I learn something new every time I listen to Willie Dixon, Son House, Muddy Waters, RL Burnside, and all of the other greats.


What does the Art and Blues music offered you?

The Blues music has inspired me and my aim in creating the art is to preserve and pay tribute to the musicians that have formed this great music genre.


Which was the best moment of your career and which was the worst?

I think the best moment was when my ex landlord, who is also a traveling musician, called me from the Memphis Airport and said, “Hey man, I sitting here in the Memphis Airport looking at some of your paintings on the wall!”

I can’t say I’ve had a really low point. When you got the Blues, you’re not the only one.


What kind of music you hear when you painting?

When I’m working on a particular artist; I usually listen to their music. It’s my own weird way of trying to connect with them.


Would you mind telling me your most vivid memory from Honeyboy Edwards?

Meeting Honeyboy Edwards and having the chance to sit down and talk to him was really special. I gave him a portrait and he was very gracious and proud. Definite highlight.


I saw a photo of Pinetop Perkins with your portrait, have you ever meet Pinetop?

Unfortunately, I never got the chance to meet with Pinetop before he passed.


Who from THE MUSICIANS you have drew, had the easiest pure original attributes for your painting?

The two that stand out are Robert Johnson and Muddy Waters. I also love to draw Son House. They all have very distinct faces.


Would you mind telling me your most vivid memory from your inspiration to make a portrait?

I’m very spontaneous; sometimes I get inspiration just from hearing a song or even in dreams.


Which is your favorite portrait? In which drawing can someone see the best of your love to blues?

I really love painting people and It’s my hope that people will see that. If I had to choose I would say T-Model Ford or Robert Johnson. I love the history and the stories that people have and my aim is to share that with others.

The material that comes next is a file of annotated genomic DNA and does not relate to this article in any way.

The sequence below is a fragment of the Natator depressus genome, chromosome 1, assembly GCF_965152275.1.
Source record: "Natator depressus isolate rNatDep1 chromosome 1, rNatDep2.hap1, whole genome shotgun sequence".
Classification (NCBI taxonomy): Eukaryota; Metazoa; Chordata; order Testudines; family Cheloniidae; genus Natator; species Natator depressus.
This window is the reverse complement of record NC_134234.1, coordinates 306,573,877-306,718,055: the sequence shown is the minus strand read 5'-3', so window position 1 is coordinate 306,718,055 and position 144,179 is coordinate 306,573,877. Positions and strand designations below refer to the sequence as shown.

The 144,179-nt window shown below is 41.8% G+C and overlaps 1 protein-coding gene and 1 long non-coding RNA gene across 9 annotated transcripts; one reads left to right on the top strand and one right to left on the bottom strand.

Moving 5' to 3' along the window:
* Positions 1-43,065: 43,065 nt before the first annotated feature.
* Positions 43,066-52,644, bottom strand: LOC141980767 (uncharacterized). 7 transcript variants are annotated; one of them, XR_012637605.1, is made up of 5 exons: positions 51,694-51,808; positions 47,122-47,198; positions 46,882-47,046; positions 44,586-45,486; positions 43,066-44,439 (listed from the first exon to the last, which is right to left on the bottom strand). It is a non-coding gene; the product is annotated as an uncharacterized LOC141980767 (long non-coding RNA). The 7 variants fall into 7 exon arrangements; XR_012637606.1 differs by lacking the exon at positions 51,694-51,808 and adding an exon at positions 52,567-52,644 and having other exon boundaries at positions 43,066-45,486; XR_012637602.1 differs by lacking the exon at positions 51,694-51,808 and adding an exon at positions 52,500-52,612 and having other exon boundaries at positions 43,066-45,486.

Which memory during of Blues highway (61) to Clarksdale, MS makes you smile?

Driving down 61 for the first time and listening to all the great Delta Bluesmen on the way. Hearing the music and seeing the landscape It felt like I was traveling back in time.


Who of the musicians were the most “gifted” on brush and colors?

John Lee Hooker, Muddy Waters, and Robert Johnson flow the easiest. They have such interesting and distinct faces that it makes for great art.


And who were the most “difficult”?

The most difficult would have to be BB King or Willie Dixon... I can’t really put a finger on why.


What is your painting DREAM? 

Hearing stories about Charlie Patton and Son House; I love to have witnessed their car trip out of the Delta to record.


Who are your favorite musicians, both old and new, would you like to meet and drew?

I would have loved to meet Johnny Shines, Robert Johnson and Howlin’ Wolf as well. In present day, Tom Waits and Keith Richards would be a blast.


Some music styles can be fads but the blues is always with us. Why do think that is?

I’m gonna steal a quote from Willie Dixon because I think this really sums it up, “Blues are the roots, the rest are the fruits.”


How you would spend a day with Robert Johnson? 

I have a feeling Robert Johnson would try to slip out of town when my back was turned. He was always on the move but I sure would’ve loved to learn about his guitar tunings and ask him about his talk with the Devil. 


What would you say to Tom Waits?

I love how Tom Waits approaches the creative process. He’s such a great storyteller so I’d probably ask him for a story.


Kruse Folk Art - Official website